Shelton Veterinary Care

1250 Amos Road
Shelbyville, IN 46176


Kitten Wellness

A new kitten!  Congratulations!  A kitten is a lot of fun!

Kittens are very vulnerable to contagious diseases during their early weeks. Until your kitten has completed his or her series of kitten visits and vaccines, please keep him or her at home as much as possible and do not allow your kitten to go outside if at all possible. And, of course, make sure that any other  pets in your home are up to date on their wellness care!


Comprehensive Veterinary Exams are the foundation of good health. Your kitten's first exam should take place as soon as possible after adoption.  Your kitten should have exams every three- four weeks until he has completed his kitten wellness series at 16 weeks of age (or older). * Up to four exams may be needed if your kitten is very young at the time of adoption. 

FIV & FeLV Testing

All kittens should be tested for the deadly Feline Leukemia and Feline Immunodeficiency Viruses before or at the time of adoption.   We do this with a simple blood test that gives results in minutes.



FVRCP Vaccine: FVRCP (Feline Viral  Rhinotracheitis, Calicivirus, Panleukopenia combination) vaccines should be administered every three -four weeks starting as young as 8 weeks. At least two boosters are needed, ending at 16 weeks or older. *Up to four boosters may be needed depending on your kitten's age at adoption.

Feline Leukemia Vaccine: Two FeLV vaccines are needed 3 weeks apart starting at 12 or 13 weeks. The need for annual revaccination will be determined based on risk factors at your cat's annual wellness visits.

Rabies Vaccine: One rabies vaccine is needed at 16 weeks of age.

Fleas & Ticks

Fleas and ticks are a problem in all months but the coldest winter months in Shelby County. We can provide a free dose of flea prevention at your kitten's first visit. Flea protection should begin at 8 weeks of age.

Intestinal Parasites

Dewormings: Virtually all kittens are born with intestinal parasites because of transmission of parasites from mother to kitten during pregnancy and nursing. Every kitten should be dewormed every 2 weeks until 3 months of age, starting as early as possible. Monthly deworming (usually starting at 3 months) is needed after the series of biweekly dewormings. In our heartworm endemic region, we take care of the need to deworm for intestinal parasites monthly by using a Heartworm Preventative (like Revolution ) that also controls common intestinal parasites.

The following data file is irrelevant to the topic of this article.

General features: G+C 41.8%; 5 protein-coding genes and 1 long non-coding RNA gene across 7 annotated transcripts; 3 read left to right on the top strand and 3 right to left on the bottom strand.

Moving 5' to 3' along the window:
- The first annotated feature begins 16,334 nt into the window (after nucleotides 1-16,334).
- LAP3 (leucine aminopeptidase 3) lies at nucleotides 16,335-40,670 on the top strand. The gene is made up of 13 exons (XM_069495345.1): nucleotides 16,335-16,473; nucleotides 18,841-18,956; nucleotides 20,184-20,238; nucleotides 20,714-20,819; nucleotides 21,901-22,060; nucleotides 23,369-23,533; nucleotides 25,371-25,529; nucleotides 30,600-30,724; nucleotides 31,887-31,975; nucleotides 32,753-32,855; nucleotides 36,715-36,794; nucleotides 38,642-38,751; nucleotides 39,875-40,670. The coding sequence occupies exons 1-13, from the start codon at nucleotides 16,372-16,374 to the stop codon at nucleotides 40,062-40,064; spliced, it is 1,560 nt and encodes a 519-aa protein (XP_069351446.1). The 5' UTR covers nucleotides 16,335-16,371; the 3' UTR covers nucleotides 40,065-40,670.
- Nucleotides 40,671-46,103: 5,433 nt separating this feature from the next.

Fecal Exams: Because many different intestinal parasites infect kittens and no one dewormer controls every parasite, we need to check your kitten's stool for parasites. Since parasites are evident on fecal exam only at certain stages of their lifecycle,  a "negative" fecal does NOT mean that your kitten is clear of parasites but just that  we weren't lucky enough to catch them today. If a fecal is "negative", your kitten will receive a dewormer that is effective against the most common parasites.  A "positive" fecal allows the veterinarian to choose a dewormer that is effective against the parasites we know your kitten has. Your kitten needs at least two fecal exams during the first few months (usually at the first and last kitten visits). After the kitten series,  fecal exams are needed every 12 months. 

Spay or Neuter

Every kitten should be spayed or neutered at approximately 6 months of age unless you are planning on breeding your pet. Timely spay or neuter prevents many serious medical (cancers, infections, etc.) and behavioral problems (spraying, etc.) and adds years to your pet's life expectancy.  


Dental Care

It is a good idea to brush your kitten's teeth daily.  Begin by using your finger to simply rub the teeth until the kitten becomes accustomed to your finger in the mouth.  Then use a toothbrush and some "kitty" toothpaste.  The toothpaste we carry is poultry flavored and generally well liked by our patients.  Healthy teeth will be your reward for your hard work!


Permanent identification with a microchip helps ensure that your kitten will be returned to you if he or she is ever lost or stolen. A microchip can be implanted at any time, but we usually do it at the time of spay or neuter. We use the PetLink microchip.  Animal shelters nationwide routinely scan pets they receive.  We've heard of many happy reunions!